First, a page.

Civil War

A still frame from Forlorn Hope

Maine Public TV Air Time:
Sat., July 6 at 11:30 am

On a warm summer afternoon, late in the Civil War, more than 850 Maine Soldiers accepted orders to charge an entrenched Confederate position on the outskirts of Petersburg, Virginia. Within 10 minutes of their charge, more than 630 of those soldiers were struck down. It was the largest number of casualties from men in the same regiment in any battle of the War.

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One-hundred-fifty years ago this week, soldiers from Maine were among those taking part in one of the bloodiest clashes of the Civil War: the battle of Spotsylvania Court House. For one Vermont resident, it's an historical event bought to life by a recently-discovered cache of letters written by her great-great-grandfather who was there - and captured an enemy flag before being wounded. Tom Porter has more.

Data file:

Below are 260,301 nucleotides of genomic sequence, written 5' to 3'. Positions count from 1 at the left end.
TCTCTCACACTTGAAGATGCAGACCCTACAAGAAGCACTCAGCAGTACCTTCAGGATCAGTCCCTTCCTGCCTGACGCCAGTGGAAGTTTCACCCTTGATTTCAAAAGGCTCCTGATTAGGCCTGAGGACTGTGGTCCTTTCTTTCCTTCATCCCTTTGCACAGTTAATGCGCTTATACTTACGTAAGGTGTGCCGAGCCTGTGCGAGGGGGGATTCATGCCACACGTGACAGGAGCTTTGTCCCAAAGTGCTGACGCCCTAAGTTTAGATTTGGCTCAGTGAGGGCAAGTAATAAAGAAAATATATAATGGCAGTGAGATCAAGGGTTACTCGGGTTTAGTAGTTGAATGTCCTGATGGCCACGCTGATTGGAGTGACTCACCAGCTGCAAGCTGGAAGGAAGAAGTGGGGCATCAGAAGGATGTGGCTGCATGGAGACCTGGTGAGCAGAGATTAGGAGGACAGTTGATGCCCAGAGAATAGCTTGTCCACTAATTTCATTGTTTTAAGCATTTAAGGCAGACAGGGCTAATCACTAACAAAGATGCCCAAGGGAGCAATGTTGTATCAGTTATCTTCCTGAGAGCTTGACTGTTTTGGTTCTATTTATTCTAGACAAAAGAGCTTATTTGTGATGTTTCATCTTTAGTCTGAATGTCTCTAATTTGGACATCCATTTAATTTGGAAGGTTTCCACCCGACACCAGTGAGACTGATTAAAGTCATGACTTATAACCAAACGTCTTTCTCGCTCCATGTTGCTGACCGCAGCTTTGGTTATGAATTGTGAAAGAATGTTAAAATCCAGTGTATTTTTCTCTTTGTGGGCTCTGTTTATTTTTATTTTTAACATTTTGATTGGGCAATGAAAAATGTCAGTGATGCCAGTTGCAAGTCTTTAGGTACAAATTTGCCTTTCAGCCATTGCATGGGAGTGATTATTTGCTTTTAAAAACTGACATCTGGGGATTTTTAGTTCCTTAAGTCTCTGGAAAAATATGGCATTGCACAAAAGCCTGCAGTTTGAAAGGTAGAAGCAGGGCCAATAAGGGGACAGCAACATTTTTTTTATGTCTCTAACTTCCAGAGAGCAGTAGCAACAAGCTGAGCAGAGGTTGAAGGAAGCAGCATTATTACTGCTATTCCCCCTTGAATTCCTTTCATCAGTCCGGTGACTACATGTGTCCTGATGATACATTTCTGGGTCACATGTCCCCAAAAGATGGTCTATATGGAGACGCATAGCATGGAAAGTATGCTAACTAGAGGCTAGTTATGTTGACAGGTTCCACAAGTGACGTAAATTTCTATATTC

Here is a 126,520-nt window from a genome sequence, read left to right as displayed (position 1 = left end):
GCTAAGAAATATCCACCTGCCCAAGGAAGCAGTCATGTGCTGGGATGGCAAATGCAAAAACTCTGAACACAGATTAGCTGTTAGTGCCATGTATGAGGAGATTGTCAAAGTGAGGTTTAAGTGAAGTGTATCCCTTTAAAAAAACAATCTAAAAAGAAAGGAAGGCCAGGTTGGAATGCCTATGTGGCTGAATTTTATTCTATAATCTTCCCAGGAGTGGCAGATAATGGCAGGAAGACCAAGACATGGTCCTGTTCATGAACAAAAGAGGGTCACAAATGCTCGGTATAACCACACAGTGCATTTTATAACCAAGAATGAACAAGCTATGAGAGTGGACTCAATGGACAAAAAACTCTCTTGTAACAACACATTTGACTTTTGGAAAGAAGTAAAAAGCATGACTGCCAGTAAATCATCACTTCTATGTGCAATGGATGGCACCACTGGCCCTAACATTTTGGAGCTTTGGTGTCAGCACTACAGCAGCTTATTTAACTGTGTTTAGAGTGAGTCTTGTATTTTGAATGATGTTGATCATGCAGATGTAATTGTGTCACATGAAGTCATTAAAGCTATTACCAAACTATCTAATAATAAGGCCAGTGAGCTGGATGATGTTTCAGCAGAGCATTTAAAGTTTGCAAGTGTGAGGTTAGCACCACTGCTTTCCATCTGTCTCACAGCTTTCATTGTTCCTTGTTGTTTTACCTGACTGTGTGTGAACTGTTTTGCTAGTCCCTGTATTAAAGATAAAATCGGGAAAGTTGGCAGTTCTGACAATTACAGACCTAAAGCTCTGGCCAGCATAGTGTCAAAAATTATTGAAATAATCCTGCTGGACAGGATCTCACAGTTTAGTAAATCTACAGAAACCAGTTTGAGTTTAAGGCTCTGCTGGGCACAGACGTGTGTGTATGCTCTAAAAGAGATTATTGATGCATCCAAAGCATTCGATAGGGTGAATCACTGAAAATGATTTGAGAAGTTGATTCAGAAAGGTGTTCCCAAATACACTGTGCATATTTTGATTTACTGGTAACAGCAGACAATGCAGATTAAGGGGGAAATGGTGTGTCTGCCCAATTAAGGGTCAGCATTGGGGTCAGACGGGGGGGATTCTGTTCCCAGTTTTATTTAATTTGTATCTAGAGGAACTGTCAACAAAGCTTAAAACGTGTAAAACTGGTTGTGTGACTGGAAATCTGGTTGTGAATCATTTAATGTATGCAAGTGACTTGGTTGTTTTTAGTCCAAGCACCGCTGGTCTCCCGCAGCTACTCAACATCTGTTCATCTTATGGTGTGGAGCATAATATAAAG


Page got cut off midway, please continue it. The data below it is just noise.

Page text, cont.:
Tasha Wallis says her interest in this historic event began a few months ago when a family gathering took an unexpected turn.

  Just days before the broadcast of "16th Maine at Gettysburg," we look at Maine's role in the Civil War.

Host Jennifer Rooks was joined by

David Cheever, State Archivist, Maine State Archives

Kimberly A. MacIsaac, Executive Director/Curator - Fifth Maine Regiment Museum

Candace Kanes, Curator, Maine Memory Network, Maine Historical Society

Maine Civil War Trail